Easy Design Changes Can Help Connect With Latino Market
The Hispanic population is destined to be a big part of the American future and a big part of the housing industry’s future, former HUD Secretary Henry Cisneros said in a Sept. 21 news conference.
“Should builders begin to design housing product that fits the needs of the Hispanic market? Yes,” Cisneros said. “There is some tweaking that needs to be done. There are modifications in the housing product that would be important. There are financing strategies and marketing strategies that could make a difference.”
A new book edited by Cisneros and available from BuilderBooks, “Casa Y Communidad: Latino Home and Neighborhood Design,” compiles writings by some of the nation’s leading experts on the Hispanic housing market and offers strategies for connecting with these buyers.
“If you have an interest in this market, then Secretary Cisneros’ book, which I read this week, is a great resource,” said New Jersey builder Dean Mon, who told the news media that on Sept. 21, 1966, 40 years earlier to the day, he came to the United States from Cuba.
“Never in my wildest dreams could I have imagined being here today after leaving Cuba as a young boy,” Mon said.
The growth in the Latino population has accelerated considerably since Mon first arrived.
Hispanics are now the largest minority group in the United States, with 42.7 million people in 2005 — more than 14% of U.S. population, said NAHB Chief Economist David Seiders. “The growth of Hispanic households also has been very strong. About 27% of net household growth has come from Hispanic households.”
The Census projects that by 2050 we could have the Hispanic share of population rising from 14% now to perhaps 25% of U.S. population, Seiders added.
“Builders who recognize the significance of Latino population growth for the housing market and the vast potential of Latinos as home buyers will sell more homes while contributing to the economic advantage of their communities,” said Cisneros, who currently serves as the chairman of CityView, community-building firms dedicated to producing workforce housing in America’s cities.
Cisneros noted a number of simple design changes that can help make a home a better fit for many Hispanic families:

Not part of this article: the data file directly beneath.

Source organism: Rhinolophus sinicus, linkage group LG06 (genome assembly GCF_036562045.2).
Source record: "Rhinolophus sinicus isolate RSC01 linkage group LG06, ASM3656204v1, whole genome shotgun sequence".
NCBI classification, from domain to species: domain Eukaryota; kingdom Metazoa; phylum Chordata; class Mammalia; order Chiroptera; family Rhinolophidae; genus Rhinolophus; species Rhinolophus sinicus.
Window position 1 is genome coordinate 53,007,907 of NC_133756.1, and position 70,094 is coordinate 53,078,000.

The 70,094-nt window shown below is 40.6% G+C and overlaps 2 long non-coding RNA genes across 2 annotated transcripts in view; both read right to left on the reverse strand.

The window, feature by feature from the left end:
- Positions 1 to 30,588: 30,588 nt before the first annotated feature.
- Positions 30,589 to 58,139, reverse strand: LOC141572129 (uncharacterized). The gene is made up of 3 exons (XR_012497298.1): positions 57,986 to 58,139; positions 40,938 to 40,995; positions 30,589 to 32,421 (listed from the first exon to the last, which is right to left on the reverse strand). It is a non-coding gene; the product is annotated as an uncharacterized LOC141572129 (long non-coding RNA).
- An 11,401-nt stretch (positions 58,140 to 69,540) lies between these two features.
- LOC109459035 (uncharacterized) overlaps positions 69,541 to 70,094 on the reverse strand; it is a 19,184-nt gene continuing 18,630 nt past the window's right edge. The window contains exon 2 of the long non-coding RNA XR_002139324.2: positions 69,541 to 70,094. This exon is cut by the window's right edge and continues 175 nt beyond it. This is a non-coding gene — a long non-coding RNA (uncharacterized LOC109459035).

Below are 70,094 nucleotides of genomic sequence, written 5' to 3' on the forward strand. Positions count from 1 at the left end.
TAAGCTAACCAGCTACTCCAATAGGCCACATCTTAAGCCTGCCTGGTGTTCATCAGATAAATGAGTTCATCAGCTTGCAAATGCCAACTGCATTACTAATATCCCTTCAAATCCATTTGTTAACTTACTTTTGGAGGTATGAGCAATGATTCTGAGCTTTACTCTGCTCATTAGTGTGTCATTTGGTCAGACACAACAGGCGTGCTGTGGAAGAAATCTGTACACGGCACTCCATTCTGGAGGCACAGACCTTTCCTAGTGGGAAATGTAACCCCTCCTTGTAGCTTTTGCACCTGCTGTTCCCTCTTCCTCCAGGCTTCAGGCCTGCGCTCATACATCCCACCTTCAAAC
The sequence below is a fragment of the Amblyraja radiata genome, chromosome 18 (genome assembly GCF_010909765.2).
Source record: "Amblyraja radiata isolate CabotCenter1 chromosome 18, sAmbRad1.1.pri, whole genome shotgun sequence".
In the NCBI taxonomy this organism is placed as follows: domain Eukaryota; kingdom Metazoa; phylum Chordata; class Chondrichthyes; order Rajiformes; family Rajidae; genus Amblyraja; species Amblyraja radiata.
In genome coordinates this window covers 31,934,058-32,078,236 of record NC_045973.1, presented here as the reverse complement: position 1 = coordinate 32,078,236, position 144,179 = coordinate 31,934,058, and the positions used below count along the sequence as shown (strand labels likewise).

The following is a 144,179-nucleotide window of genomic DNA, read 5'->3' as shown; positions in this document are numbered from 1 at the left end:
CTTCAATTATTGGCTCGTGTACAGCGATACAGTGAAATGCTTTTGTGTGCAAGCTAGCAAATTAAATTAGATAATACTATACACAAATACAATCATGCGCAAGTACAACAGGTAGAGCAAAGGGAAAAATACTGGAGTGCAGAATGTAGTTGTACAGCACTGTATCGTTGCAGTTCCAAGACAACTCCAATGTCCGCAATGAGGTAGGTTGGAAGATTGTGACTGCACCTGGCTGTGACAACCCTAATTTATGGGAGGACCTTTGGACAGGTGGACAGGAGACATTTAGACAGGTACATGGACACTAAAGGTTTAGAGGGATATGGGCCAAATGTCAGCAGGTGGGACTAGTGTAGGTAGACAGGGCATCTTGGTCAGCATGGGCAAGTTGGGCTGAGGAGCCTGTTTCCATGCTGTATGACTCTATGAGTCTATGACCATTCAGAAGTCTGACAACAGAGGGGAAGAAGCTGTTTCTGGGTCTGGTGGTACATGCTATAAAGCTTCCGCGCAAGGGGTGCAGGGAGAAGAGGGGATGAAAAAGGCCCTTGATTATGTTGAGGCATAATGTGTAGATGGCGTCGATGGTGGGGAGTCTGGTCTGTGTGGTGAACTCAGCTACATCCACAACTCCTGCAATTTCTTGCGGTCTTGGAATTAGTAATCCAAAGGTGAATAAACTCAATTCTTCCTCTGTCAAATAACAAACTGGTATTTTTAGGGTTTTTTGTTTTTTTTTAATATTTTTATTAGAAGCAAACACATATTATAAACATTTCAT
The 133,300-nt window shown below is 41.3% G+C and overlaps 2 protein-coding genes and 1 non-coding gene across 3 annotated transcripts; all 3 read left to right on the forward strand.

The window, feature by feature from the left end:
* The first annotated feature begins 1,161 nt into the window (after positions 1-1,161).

- Garages that can be easily converted into bedrooms
- Floor plans that take into account the multigenerational needs of the household, such as more private access to a bathroom for a live-in grandparent
- Kitchens with gas ranges that are more suitable to Latino recipes that require cooking over an open flame
- Five-eighths-inch drywall for noise attenuation and durability
- Proximity to public transit
- Longer driveways that can accommodate the additional cars of a Latino household with more family members in the workplace.
“Builders need to be thinking imaginatively and creatively before the home is built,” Cisneros said. “Many of these things don’t cost a lot, and they can become a marketing asset.”
There are important differences between first-generation immigrants and those families that have been in the U.S. for two or more generations, Cisneros added.
“First-generation immigrants may be less aware of the complexity of the finance system. They may be ‘unbanked.’ They may have credit issues,” he said. “For these households, we need to pay special attention to concerns about financing issues.”
Home-buyer education and bilingual help at closing are particularly important in serving these first-generation buyers.
The current debate about immigration policy and the fate of 12 million illegal immigrants now living in the country is very important to the future of the nation and its Hispanic population, Cisneros said.
Cisneros commended President Bush for his courage in offering all three elements of a workable immigration reform package: border security; a guest worker program that allows those 12 million immigrants to legalize their status as workers; and a pathway to citizenship.
Such a three-pronged immigration policy would be hugely important in terms of homeownership and the housing market, because it would enable people who are in the shadows — and who haven’t established ties with financial institutions — to become legal participants in the economy.
“While it appears that all that may pass this year is some sort of border security, the reality is that over the long term, the legislation that would be most dynamic requires all three elements,” Cisneros said.
Hispanic immigrants in this country are exactly the kind of people this nation needs, he said. Regardless of their backgrounds, Hispanic families have a few important characteristics in common: a desire to work hard, raise children, pay taxes, attend church and build communities.
For more information, e-mail Blake Smith at NAHB, or call him at 800-368-5242 x8583.